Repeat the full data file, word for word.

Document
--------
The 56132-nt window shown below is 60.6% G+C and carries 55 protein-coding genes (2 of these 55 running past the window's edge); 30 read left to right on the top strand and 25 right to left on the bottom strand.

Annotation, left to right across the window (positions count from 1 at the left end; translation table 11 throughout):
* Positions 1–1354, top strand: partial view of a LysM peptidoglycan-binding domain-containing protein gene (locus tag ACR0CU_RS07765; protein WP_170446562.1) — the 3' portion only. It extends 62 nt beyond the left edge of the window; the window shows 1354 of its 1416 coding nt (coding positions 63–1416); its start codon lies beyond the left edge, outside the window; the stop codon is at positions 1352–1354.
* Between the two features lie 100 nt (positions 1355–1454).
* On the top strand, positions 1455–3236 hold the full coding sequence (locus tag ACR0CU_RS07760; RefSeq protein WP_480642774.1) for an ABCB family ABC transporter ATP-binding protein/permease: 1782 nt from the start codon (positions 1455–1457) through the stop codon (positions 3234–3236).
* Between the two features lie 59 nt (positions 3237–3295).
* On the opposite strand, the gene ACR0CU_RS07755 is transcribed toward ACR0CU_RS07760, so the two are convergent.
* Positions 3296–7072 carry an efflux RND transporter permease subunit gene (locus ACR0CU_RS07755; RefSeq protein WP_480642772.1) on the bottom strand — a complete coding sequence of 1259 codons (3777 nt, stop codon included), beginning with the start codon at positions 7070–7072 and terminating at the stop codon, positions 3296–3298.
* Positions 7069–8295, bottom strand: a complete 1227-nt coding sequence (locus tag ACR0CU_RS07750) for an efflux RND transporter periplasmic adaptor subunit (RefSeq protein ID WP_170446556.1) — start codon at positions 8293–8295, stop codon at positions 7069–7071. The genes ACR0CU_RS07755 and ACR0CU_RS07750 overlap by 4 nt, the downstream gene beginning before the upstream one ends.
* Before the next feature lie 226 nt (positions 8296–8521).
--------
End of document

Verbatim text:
The 56132-nt window shown below is 60.6% G+C and carries 55 protein-coding genes (2 of these 55 running past the window's edge); 30 read left to right on the top strand and 25 right to left on the bottom strand.

Annotation, left to right across the window (positions count from 1 at the left end; translation table 11 throughout):
* Positions 1–1354, top strand: partial view of a LysM peptidoglycan-binding domain-containing protein gene (locus tag ACR0CU_RS07765; protein WP_170446562.1) — the 3' portion only. It extends 62 nt beyond the left edge of the window; the window shows 1354 of its 1416 coding nt (coding positions 63–1416); its start codon lies beyond the left edge, outside the window; the stop codon is at positions 1352–1354.
* Between the two features lie 100 nt (positions 1355–1454).
* On the top strand, positions 1455–3236 hold the full coding sequence (locus tag ACR0CU_RS07760; RefSeq protein WP_480642774.1) for an ABCB family ABC transporter ATP-binding protein/permease: 1782 nt from the start codon (positions 1455–1457) through the stop codon (positions 3234–3236).
* Between the two features lie 59 nt (positions 3237–3295).
* On the opposite strand, the gene ACR0CU_RS07755 is transcribed toward ACR0CU_RS07760, so the two are convergent.
* Positions 3296–7072 carry an efflux RND transporter permease subunit gene (locus ACR0CU_RS07755; RefSeq protein WP_480642772.1) on the bottom strand — a complete coding sequence of 1259 codons (3777 nt, stop codon included), beginning with the start codon at positions 7070–7072 and terminating at the stop codon, positions 3296–3298.
* Positions 7069–8295, bottom strand: a complete 1227-nt coding sequence (locus tag ACR0CU_RS07750) for an efflux RND transporter periplasmic adaptor subunit (RefSeq protein ID WP_170446556.1) — start codon at positions 8293–8295, stop codon at positions 7069–7071. The genes ACR0CU_RS07755 and ACR0CU_RS07750 overlap by 4 nt, the downstream gene beginning before the upstream one ends.
* Before the next feature lie 226 nt (positions 8296–8521).